GM Magnus Carlsen won the Norway Chess tournament for the third time in a row and for the fourth time overall. As in the first half of the tournament, the world champion won the Armageddon game against World Cup challenger GM Ian Nepomniachtchi, who finished fourth.
GM Alireza Firouzja defeated and overtook GM Richard Rapport and finished second like last year. GM Sergey Karjakin, who won the first two editions of Norway Chess, finished fifth after defeating GM Aryan Tari in Armageddon.
“This time it feels even better,” said Carlsen after his fourth title at Stavanger. “It’s been really tough this year and to be honest it didn’t seem likely at all at halftime. It’s a really satisfying win.”
It’s a really satisfying win.
The world champion has had many slow start tournaments in his career and this was another. “I wasn’t really rusty, I just couldn’t get any further,” he said of the disappointing first half, in which he recorded four draws and one defeat in the classic games. However, the four Armageddons he played were all won.
But how did he turn it around?
Carlsen: “First of all, I feel like I worked really hard during the games. I didn’t have that much to do, it seemed like every game was tough, every win had to be won. But of course it makes it even more rewarding to be successful. It wasn’t sparkling at all, but I think, given the circumstances, I’ve achieved absolutely everything I could have hoped for. “
In their classic game – the last one before their World Cup – Nepomniachtchi chose an Italian variant, which has recently been very popular at the many online blitz events. Carlsen knew this, of course, and decided to follow a blitz game he’d played with GM Wesley So, which meant he had to accept a slightly worse but pretty solid middlegame.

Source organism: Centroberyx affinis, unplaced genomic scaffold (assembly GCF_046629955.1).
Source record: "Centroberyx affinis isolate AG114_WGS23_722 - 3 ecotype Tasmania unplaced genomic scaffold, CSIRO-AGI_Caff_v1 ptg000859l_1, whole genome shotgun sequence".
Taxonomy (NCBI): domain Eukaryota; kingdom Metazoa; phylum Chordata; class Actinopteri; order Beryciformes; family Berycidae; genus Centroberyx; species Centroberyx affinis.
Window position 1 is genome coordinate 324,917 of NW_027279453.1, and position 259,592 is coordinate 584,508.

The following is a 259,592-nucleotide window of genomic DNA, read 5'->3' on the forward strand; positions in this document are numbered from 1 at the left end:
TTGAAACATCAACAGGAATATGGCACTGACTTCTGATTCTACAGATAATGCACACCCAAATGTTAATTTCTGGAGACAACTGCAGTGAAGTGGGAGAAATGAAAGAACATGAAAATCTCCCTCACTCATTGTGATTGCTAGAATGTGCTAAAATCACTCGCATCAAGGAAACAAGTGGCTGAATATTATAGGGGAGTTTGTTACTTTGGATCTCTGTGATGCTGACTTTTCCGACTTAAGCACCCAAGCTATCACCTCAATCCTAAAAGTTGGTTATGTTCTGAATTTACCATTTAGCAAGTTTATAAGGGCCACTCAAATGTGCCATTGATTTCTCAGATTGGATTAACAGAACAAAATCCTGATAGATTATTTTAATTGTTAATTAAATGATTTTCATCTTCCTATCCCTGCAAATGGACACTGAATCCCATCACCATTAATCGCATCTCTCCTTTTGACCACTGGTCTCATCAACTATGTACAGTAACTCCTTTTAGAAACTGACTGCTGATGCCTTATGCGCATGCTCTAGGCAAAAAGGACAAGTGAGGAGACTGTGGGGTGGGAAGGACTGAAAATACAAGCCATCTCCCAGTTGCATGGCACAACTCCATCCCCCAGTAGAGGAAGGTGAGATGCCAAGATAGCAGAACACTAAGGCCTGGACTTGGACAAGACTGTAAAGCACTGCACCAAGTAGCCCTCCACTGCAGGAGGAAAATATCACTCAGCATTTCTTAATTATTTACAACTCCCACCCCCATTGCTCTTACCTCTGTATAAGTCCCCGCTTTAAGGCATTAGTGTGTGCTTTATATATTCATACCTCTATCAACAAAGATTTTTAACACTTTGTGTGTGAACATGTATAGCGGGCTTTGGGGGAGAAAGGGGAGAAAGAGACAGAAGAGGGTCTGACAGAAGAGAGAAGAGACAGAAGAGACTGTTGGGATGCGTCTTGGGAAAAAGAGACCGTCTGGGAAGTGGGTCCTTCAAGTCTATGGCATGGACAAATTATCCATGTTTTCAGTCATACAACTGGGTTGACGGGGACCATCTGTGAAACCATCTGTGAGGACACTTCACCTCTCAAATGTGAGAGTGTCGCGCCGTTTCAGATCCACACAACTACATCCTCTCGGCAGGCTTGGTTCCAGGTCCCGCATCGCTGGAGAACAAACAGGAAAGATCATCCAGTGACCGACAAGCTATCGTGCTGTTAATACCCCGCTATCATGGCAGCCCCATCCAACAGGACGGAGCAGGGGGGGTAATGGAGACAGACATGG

“I chose a line that’s a little worse for Black, but nothing special,” he said, adding, “I think I kept it quite well.” He was referring to his moves 28 … Kh7, 29 … Qf5, and 30 … Rd5.
Nepomniachtchi: “I felt like I had a good advantage after taking the e-file, but somehow it’s not that easy to take advantage of so I think he just played well. When he got that idea has found 30 … Rd5, and sometimes … Rb5, you know, it was never the one-sided game I wanted it to be, so I think a draw is a more or less objective result. “
For the must-win Armageddon, Nepomniachtchi played a Vienna and won a pawn in the opening, but Carlsen trusted his pair of bishops. How tired the players really were after 10 rounds became clear when both completely missed the easy, swap-winning 16 … Ba6. After that, Nepomniachtchi could not gain a noticeable advantage and finally lost because he had to push.